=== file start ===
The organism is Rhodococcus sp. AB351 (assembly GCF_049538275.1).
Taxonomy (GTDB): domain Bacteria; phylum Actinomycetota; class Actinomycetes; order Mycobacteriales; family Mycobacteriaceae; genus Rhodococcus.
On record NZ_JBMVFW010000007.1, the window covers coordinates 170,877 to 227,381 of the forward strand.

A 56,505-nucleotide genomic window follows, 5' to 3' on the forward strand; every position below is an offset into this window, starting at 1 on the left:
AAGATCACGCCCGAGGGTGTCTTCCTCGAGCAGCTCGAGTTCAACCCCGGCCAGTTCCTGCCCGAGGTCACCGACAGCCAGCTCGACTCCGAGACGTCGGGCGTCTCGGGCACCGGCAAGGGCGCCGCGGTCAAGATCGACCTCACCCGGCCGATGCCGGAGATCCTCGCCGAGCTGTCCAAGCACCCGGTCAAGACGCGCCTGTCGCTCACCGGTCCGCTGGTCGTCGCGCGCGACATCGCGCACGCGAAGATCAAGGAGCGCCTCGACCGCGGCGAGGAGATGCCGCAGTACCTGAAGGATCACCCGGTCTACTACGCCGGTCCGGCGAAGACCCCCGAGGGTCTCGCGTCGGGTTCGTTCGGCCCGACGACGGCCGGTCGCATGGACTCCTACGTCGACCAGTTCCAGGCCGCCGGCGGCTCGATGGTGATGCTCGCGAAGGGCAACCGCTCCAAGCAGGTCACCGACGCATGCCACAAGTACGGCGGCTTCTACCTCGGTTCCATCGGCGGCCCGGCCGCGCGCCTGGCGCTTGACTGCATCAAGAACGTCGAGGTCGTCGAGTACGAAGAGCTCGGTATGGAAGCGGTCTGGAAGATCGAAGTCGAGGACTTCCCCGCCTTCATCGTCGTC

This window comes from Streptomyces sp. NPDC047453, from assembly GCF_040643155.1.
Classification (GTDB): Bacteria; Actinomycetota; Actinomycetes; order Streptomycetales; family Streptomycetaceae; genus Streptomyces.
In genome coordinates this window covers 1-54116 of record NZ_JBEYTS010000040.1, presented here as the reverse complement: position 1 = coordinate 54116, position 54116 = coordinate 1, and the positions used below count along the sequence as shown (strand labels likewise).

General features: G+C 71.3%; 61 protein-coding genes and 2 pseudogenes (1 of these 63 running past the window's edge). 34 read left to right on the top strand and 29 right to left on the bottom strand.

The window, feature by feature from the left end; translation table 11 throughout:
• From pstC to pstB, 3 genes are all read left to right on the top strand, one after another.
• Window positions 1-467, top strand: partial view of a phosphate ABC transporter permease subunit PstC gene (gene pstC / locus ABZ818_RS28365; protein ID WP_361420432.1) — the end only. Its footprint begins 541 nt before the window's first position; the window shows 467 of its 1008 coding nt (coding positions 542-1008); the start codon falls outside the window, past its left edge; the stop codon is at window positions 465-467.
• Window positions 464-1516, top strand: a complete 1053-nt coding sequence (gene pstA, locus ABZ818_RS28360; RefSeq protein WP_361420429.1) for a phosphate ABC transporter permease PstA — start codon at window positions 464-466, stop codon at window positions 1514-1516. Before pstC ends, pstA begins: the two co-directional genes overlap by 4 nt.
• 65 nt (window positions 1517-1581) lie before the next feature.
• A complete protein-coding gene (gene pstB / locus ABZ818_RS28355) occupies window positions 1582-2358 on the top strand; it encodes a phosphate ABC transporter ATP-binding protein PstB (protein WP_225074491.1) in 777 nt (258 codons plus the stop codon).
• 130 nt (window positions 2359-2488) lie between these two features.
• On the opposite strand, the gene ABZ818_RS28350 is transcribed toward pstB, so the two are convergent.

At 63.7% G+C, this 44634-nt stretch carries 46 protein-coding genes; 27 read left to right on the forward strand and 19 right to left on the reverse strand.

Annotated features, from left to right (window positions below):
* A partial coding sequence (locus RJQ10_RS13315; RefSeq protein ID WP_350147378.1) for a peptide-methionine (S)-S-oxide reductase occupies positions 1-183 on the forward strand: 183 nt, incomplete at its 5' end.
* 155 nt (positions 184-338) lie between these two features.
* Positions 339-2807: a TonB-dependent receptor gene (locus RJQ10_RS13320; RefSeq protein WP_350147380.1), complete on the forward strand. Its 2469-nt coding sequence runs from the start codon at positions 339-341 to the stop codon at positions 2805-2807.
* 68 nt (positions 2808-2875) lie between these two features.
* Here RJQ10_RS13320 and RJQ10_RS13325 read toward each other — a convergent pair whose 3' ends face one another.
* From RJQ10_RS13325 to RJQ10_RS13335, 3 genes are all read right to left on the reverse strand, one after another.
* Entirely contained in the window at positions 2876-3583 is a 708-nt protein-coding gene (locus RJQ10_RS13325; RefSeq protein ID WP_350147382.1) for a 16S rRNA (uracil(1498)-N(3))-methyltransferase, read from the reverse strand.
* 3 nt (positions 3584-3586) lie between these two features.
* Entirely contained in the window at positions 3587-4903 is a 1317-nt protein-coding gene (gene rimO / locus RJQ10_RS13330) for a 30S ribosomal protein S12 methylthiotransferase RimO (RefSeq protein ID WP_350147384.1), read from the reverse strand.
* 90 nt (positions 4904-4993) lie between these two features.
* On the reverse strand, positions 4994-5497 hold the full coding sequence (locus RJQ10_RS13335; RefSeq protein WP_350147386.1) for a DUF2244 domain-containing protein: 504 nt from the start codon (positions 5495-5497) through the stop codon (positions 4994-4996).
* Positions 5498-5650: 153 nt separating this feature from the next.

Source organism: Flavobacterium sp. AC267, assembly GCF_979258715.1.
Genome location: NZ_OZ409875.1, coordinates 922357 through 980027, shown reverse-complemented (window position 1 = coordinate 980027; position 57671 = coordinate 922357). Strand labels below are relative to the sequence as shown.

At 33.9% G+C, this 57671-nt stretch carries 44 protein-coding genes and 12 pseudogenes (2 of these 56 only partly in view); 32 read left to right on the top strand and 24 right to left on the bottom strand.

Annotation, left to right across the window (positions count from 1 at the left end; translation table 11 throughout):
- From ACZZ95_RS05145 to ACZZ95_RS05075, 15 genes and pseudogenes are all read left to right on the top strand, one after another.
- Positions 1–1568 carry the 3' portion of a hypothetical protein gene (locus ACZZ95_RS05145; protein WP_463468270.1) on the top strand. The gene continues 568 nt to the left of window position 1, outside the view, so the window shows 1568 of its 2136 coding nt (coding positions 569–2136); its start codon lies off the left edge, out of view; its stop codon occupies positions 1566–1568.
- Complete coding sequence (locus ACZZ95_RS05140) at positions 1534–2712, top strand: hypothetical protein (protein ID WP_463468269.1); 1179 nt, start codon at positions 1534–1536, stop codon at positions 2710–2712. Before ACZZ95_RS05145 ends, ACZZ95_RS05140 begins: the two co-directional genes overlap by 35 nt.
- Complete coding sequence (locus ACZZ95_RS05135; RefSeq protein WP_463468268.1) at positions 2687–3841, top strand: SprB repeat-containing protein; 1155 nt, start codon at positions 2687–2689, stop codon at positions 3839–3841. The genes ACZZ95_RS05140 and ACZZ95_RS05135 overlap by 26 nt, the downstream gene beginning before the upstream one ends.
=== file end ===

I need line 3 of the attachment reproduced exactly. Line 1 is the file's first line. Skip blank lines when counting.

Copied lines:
On record NZ_JBMVFW010000007.1, the window covers coordinates 170,877 to 227,381 of the forward strand.